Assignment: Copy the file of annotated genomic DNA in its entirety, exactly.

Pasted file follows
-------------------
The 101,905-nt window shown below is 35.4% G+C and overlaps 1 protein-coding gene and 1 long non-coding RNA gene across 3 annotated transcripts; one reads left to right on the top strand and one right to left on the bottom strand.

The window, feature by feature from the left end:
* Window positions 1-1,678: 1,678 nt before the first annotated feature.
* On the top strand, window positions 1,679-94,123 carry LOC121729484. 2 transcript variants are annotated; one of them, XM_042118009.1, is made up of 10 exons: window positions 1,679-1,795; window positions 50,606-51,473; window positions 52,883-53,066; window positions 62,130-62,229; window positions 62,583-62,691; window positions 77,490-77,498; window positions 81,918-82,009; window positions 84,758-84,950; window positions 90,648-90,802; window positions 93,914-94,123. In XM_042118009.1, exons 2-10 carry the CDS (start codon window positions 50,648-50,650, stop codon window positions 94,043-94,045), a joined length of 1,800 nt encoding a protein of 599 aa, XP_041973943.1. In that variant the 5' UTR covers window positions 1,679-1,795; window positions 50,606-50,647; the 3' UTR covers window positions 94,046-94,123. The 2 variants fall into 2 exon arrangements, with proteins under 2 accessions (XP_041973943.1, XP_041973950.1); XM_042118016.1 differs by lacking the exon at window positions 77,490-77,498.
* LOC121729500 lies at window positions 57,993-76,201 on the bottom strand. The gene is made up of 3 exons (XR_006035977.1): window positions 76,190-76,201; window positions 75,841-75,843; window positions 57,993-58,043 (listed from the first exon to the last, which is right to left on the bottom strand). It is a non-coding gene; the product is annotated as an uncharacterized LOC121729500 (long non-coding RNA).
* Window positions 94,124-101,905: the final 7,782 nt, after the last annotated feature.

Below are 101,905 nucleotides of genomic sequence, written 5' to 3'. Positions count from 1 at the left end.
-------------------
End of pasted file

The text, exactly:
The 101,905-nt window shown below is 35.4% G+C and overlaps 1 protein-coding gene and 1 long non-coding RNA gene across 3 annotated transcripts; one reads left to right on the top strand and one right to left on the bottom strand.

The window, feature by feature from the left end:
* Window positions 1-1,678: 1,678 nt before the first annotated feature.
* On the top strand, window positions 1,679-94,123 carry LOC121729484. 2 transcript variants are annotated; one of them, XM_042118009.1, is made up of 10 exons: window positions 1,679-1,795; window positions 50,606-51,473; window positions 52,883-53,066; window positions 62,130-62,229; window positions 62,583-62,691; window positions 77,490-77,498; window positions 81,918-82,009; window positions 84,758-84,950; window positions 90,648-90,802; window positions 93,914-94,123. In XM_042118009.1, exons 2-10 carry the CDS (start codon window positions 50,648-50,650, stop codon window positions 94,043-94,045), a joined length of 1,800 nt encoding a protein of 599 aa, XP_041973943.1. In that variant the 5' UTR covers window positions 1,679-1,795; window positions 50,606-50,647; the 3' UTR covers window positions 94,046-94,123. The 2 variants fall into 2 exon arrangements, with proteins under 2 accessions (XP_041973943.1, XP_041973950.1); XM_042118016.1 differs by lacking the exon at window positions 77,490-77,498.
* LOC121729500 lies at window positions 57,993-76,201 on the bottom strand. The gene is made up of 3 exons (XR_006035977.1): window positions 76,190-76,201; window positions 75,841-75,843; window positions 57,993-58,043 (listed from the first exon to the last, which is right to left on the bottom strand). It is a non-coding gene; the product is annotated as an uncharacterized LOC121729500 (long non-coding RNA).
* Window positions 94,124-101,905: the final 7,782 nt, after the last annotated feature.

Below are 101,905 nucleotides of genomic sequence, written 5' to 3'. Positions count from 1 at the left end.